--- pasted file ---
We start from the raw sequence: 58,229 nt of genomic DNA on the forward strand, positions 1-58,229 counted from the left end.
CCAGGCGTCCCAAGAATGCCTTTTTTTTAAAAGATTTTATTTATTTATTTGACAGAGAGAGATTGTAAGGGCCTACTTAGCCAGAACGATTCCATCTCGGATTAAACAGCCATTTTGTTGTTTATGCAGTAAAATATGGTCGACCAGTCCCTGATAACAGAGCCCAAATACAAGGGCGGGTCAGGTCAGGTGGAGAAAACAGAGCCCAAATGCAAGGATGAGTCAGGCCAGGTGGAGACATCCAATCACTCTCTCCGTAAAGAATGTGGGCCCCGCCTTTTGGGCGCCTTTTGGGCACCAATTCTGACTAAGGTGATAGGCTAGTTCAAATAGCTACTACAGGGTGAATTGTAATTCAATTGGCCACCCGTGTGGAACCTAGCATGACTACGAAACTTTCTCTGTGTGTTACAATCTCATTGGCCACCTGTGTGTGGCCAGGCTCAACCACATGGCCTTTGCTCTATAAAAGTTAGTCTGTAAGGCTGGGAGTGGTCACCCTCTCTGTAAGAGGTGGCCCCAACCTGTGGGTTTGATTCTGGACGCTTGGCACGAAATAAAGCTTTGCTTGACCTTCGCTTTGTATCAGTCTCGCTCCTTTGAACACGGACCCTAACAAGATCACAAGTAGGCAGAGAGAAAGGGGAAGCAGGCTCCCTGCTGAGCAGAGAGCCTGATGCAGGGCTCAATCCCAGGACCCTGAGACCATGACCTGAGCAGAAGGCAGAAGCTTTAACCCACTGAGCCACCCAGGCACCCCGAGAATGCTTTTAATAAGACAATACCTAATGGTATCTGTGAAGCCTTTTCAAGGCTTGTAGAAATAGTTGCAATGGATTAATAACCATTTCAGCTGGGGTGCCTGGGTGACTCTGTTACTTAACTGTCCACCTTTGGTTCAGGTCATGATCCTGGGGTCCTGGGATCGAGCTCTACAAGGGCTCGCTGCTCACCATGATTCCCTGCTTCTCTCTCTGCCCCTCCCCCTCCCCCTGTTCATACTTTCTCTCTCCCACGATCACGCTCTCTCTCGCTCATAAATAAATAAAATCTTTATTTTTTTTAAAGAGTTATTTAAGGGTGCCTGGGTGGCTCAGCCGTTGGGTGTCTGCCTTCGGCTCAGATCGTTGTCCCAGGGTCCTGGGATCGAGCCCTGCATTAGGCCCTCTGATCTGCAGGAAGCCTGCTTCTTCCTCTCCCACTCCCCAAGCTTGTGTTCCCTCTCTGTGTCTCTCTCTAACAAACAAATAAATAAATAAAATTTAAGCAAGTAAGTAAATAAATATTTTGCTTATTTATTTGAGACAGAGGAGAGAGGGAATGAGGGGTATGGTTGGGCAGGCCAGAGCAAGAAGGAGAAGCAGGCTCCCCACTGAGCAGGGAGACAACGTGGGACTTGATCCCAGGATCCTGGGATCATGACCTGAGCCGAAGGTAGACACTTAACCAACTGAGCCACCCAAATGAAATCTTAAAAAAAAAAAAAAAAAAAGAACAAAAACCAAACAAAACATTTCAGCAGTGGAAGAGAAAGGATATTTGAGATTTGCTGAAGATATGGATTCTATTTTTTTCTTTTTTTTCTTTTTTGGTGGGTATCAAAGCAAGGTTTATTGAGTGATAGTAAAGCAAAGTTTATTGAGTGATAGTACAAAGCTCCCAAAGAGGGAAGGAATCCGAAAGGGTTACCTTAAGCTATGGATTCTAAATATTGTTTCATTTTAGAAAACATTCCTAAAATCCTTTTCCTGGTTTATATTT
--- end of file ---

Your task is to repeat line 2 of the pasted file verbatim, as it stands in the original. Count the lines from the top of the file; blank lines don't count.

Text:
CCAGGCGTCCCAAGAATGCCTTTTTTTTAAAAGATTTTATTTATTTATTTGACAGAGAGAGATTGTAAGGGCCTACTTAGCCAGAACGATTCCATCTCGGATTAAACAGCCATTTTGTTGTTTATGCAGTAAAATATGGTCGACCAGTCCCTGATAACAGAGCCCAAATACAAGGGCGGGTCAGGTCAGGTGGAGAAAACAGAGCCCAAATGCAAGGATGAGTCAGGCCAGGTGGAGACATCCAATCACTCTCTCCGTAAAGAATGTGGGCCCCGCCTTTTGGGCGCCTTTTGGGCACCAATTCTGACTAAGGTGATAGGCTAGTTCAAATAGCTACTACAGGGTGAATTGTAATTCAATTGGCCACCCGTGTGGAACCTAGCATGACTACGAAACTTTCTCTGTGTGTTACAATCTCATTGGCCACCTGTGTGTGGCCAGGCTCAACCACATGGCCTTTGCTCTATAAAAGTTAGTCTGTAAGGCTGGGAGTGGTCACCCTCTCTGTAAGAGGTGGCCCCAACCTGTGGGTTTGATTCTGGACGCTTGGCACGAAATAAAGCTTTGCTTGACCTTCGCTTTGTATCAGTCTCGCTCCTTTGAACACGGACCCTAACAAGATCACAAGTAGGCAGAGAGAAAGGGGAAGCAGGCTCCCTGCTGAGCAGAGAGCCTGATGCAGGGCTCAATCCCAGGACCCTGAGACCATGACCTGAGCAGAAGGCAGAAGCTTTAACCCACTGAGCCACCCAGGCACCCCGAGAATGCTTTTAATAAGACAATACCTAATGGTATCTGTGAAGCCTTTTCAAGGCTTGTAGAAATAGTTGCAATGGATTAATAACCATTTCAGCTGGGGTGCCTGGGTGACTCTGTTACTTAACTGTCCACCTTTGGTTCAGGTCATGATCCTGGGGTCCTGGGATCGAGCTCTACAAGGGCTCGCTGCTCACCATGATTCCCTGCTTCTCTCTCTGCCCCTCCCCCTCCCCCTGTTCATACTTTCTCTCTCCCACGATCACGCTCTCTCTCGCTCATAAATAAATAAAATCTTTATTTTTTTTAAAGAGTTATTTAAGGGTGCCTGGGTGGCTCAGCCGTTGGGTGTCTGCCTTCGGCTCAGATCGTTGTCCCAGGGTCCTGGGATCGAGCCCTGCATTAGGCCCTCTGATCTGCAGGAAGCCTGCTTCTTCCTCTCCCACTCCCCAAGCTTGTGTTCCCTCTCTGTGTCTCTCTCTAACAAACAAATAAATAAATAAAATTTAAGCAAGTAAGTAAATAAATATTTTGCTTATTTATTTGAGACAGAGGAGAGAGGGAATGAGGGGTATGGTTGGGCAGGCCAGAGCAAGAAGGAGAAGCAGGCTCCCCACTGAGCAGGGAGACAACGTGGGACTTGATCCCAGGATCCTGGGATCATGACCTGAGCCGAAGGTAGACACTTAACCAACTGAGCCACCCAAATGAAATCTTAAAAAAAAAAAAAAAAAAAGAACAAAAACCAAACAAAACATTTCAGCAGTGGAAGAGAAAGGATATTTGAGATTTGCTGAAGATATGGATTCTATTTTTTTCTTTTTTTTCTTTTTTGGTGGGTATCAAAGCAAGGTTTATTGAGTGATAGTAAAGCAAAGTTTATTGAGTGATAGTACAAAGCTCCCAAAGAGGGAAGGAATCCGAAAGGGTTACCTTAAGCTATGGATTCTAAATATTGTTTCATTTTAGAAAACATTCCTAAAATCCTTTTCCTGGTTTATATTT